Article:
Sodium phenylacetate has a molecular weight of 158.14 and the molecular formula C8 H7 NaO2 . Sodium benzoate has a molecular weight of 144.10 and the molecular formula C7 H5 NaO2 .
Each mL of AMMONUL contains 100 mg of sodium phenylacetate and 100 mg of sodium benzoate, and Water for Injection. Sodium hydroxide and/or hydrochloric acid may have been used for pH adjustment.
AMMONUL injection is a sterile, concentrated solution intended for intravenous administration via a central venous catheter only after dilution [see Dosage and Administration (2)].
Urea cycle disorders can result from decreased activity of any of the following enzymes: N- acetylglutamate synthetase (NAGS), carbamyl phosphate synthetase (CPS), argininosuccinate synthetase (ASS), ornithine transcarbamylase (OTC), argininosuccinate lyase (ASL), or arginase (ARG).
Sodium phenylacetate and sodium benzoate are metabolically active compounds that can serve as alternatives to urea for the excretion of waste nitrogen. Figure 2 is a schematic illustrating how the components of AMMONUL, phenylacetate and benzoate, provide an alternative pathway for nitrogen disposal in patients without a fully functioning urea cycle. Phenylacetate conjugates with glutamine in the liver and kidneys to form phenylacetylglutamine, via acetylation. Phenylacetylglutamine is excreted by the kidneys via glomerular filtration and tubular secretion. The nitrogen content of phenylacetylglutamine per mole is identical to that of urea (both contain two moles of nitrogen). Two moles of nitrogen are removed per mole of phenylacetate when it is conjugated with glutamine. Similarly, preceded by acylation, benzoate conjugates with glycine to form hippuric acid, which is rapidly excreted by the kidneys by glomerular filtration and tubular secretion. One mole of hippuric acid contains one mole of waste nitrogen. Thus, one mole of nitrogen is removed per mole of benzoate when it is conjugated with glycine.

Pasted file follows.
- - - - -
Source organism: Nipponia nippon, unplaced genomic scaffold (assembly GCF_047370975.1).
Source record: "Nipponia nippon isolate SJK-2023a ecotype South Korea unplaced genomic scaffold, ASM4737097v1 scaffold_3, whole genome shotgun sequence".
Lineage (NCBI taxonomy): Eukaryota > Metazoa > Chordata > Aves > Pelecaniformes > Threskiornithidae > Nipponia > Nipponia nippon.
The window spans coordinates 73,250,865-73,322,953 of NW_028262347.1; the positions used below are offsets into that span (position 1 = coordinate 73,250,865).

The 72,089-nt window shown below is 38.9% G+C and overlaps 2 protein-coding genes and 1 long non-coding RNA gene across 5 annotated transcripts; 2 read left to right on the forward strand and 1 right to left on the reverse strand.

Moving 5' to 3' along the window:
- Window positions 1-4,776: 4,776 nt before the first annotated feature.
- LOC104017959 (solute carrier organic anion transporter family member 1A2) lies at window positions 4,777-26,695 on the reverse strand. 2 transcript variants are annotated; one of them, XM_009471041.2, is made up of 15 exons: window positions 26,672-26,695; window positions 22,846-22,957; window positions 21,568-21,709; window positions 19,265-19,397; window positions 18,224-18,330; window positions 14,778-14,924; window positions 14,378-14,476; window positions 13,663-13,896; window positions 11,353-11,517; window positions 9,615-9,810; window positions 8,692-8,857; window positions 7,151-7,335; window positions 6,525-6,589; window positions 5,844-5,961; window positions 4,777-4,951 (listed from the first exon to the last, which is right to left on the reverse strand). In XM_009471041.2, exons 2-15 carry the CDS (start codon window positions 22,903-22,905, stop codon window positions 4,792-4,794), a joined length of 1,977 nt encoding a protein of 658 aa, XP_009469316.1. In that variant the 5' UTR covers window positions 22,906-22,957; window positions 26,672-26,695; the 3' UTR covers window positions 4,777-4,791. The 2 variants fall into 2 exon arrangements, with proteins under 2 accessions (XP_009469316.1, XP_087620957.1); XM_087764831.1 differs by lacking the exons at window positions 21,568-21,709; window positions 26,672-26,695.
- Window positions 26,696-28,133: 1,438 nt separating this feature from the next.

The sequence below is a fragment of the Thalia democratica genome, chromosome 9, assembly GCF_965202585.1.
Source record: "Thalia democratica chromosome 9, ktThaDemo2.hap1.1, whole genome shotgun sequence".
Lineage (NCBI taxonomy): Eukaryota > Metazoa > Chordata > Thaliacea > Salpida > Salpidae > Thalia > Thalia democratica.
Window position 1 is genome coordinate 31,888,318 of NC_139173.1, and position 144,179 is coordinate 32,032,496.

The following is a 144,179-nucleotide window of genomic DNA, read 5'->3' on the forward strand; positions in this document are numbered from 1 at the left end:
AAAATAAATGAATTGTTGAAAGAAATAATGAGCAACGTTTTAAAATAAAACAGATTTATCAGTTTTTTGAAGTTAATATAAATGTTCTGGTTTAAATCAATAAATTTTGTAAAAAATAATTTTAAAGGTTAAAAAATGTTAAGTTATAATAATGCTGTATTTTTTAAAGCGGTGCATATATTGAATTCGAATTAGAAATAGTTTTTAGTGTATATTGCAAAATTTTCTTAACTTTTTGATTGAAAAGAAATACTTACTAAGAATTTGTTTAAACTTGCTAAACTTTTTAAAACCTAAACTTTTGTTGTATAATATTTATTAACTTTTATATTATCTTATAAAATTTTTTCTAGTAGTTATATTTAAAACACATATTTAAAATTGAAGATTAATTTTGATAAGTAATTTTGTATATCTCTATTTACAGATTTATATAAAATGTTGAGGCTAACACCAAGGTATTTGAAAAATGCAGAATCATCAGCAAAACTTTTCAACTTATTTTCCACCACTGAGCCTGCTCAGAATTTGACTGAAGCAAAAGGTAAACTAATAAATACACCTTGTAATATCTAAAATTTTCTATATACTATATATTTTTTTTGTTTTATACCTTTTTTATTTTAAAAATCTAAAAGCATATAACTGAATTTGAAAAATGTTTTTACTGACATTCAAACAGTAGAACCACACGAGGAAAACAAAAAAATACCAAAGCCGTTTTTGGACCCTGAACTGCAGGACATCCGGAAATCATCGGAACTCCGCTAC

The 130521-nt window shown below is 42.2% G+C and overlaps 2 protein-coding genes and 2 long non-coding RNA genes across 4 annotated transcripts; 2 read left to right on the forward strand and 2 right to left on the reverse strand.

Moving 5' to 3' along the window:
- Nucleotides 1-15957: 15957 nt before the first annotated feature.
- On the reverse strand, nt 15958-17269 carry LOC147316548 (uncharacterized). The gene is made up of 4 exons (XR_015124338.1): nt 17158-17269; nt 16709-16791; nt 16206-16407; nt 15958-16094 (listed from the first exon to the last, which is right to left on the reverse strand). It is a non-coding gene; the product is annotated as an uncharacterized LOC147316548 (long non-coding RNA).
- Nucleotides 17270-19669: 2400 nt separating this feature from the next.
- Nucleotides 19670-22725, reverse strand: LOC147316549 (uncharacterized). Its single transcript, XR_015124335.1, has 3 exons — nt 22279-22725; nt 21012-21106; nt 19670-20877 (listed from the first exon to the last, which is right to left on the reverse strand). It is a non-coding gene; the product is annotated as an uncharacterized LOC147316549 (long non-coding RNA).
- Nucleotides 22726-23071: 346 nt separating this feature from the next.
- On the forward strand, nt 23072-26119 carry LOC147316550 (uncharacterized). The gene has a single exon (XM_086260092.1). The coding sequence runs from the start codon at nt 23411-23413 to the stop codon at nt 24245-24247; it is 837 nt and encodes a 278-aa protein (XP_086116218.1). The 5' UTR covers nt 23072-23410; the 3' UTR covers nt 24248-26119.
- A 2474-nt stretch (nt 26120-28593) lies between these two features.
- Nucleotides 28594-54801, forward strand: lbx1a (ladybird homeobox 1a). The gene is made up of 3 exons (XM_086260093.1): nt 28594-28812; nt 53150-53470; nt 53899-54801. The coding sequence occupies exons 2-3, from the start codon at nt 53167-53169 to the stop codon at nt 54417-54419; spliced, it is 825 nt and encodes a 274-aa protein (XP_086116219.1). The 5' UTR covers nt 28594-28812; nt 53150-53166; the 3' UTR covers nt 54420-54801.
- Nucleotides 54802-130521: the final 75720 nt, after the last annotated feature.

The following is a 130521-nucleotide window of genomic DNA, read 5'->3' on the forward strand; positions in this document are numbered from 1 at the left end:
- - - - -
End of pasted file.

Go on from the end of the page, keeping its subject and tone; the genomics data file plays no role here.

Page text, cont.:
- CPS = carbamyl phosphate synthetase;
- OTC = ornithine transcarbamylase;
- ASS = argininosuccinate synthetase;
- ASL = argininosuccinate lyase;
- ARG = arginase;
- NAGS = N -acetylglutamate synthetase